Durban – A tree grows from the bottom up. That much is not rocket science, but as we survey the football landscape of South Africa, it is abundantly clear that most of our key stakeholders are still looking at the senior national team as the main concern.
While the rest of Africa show us what the future holds for them, in a tournament being fought out by others in our backyard, the nation winces in the weary confirmation that, despite the billions that have come in and out of our coffers, we still have an Everest to climb.
“Of course, the problem is not just at the top,” former Bafana player Delron Buckley said this week.
“Yes, it is disappointing to see the national team play like that, but who would want to play for them after what was said about them this week? Players are now petrified of expressing themselves and making mistakes, and that can’t be good for our football long-term,” he pointed out.
Buckley, now at Maritzburg United, spent more than a decade in the German Bundesliga, and just one word sums up the difference between German football and South African football, he explained.
“The people of Germany are always labelled as efficient and thorough, but the key is their level of accountability. If someone in Germany tells you that they are going to do something, they do it. Simple as that.”
The German example – where everyone involved in their sport recognised that their great team of the 1990s was being left behind by the next generation from Spain, France and Holland – is being regularly pulled out when surveying the state of our football.
German football authorities got clubs to buy into the long-term vision and the trend of splurging on foreign stars subsided, and local talent was given the opportunity to emerge. It’s no secret that German football is back at the top table now, ahead of schedule, as they still say.
In Germany, the jewel in the crown is the national team. In South African football, can we even dare to dream of Kaizer Chiefs and Orlando Pirates sacrificing their ambitions for the greater good of our football?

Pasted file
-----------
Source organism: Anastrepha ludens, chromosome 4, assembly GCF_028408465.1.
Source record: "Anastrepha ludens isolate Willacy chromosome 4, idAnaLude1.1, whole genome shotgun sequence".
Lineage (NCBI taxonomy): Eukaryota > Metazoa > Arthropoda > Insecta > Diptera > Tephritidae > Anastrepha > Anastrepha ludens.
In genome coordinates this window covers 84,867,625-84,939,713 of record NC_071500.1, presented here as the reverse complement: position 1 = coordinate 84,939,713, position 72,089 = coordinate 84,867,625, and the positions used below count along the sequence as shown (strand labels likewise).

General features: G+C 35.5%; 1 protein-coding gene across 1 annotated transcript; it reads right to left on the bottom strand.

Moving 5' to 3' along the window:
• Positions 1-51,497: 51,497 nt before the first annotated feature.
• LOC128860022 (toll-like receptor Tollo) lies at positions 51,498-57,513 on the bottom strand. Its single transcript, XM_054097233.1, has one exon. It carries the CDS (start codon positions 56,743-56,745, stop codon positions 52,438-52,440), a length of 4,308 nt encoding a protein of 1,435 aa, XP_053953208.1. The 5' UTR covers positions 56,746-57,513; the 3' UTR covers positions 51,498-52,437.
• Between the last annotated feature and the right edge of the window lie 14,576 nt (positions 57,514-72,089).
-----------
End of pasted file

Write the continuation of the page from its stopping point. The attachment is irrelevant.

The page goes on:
“The key there is that everyone bought into the vision in Germany because they understood that they were falling behind,” Buckley said. “Over there, it is a law that clubs have a proper development structure. And by proper, I mean all the way down to under-5s. A boy can come into a club at that age and work his way through the system until he reaches the top.
“A tree grows from the bottom up. If your roots are strong, the tree itself will flourish,” Buckley expanded. “If our development structures can be taken seriously – and I don’t think they are at the moment – then we will see a difference. The national team will take care of itself if there is a definite plan to harness talent.”
Club administrators in South Africa pay lip-service to development, preferring to go shopping for cheap, ready-made options in fertile football territories like west Africa. That lazy approach is what keeps our football where it is; a commercial success on the surface, but morally bankrupt at the core.
Clubs will pass the buck to the SA Football Association (Safa), but they also have a role to play in the cultivation of our future stars. The lucrative TV deals on the table have allowed clubs to get lazy, and where they used to urgently send players overseas to land a transfer fee, they are now happy to pay them a small fortune and keep them at home.
Where does that leave the next batch?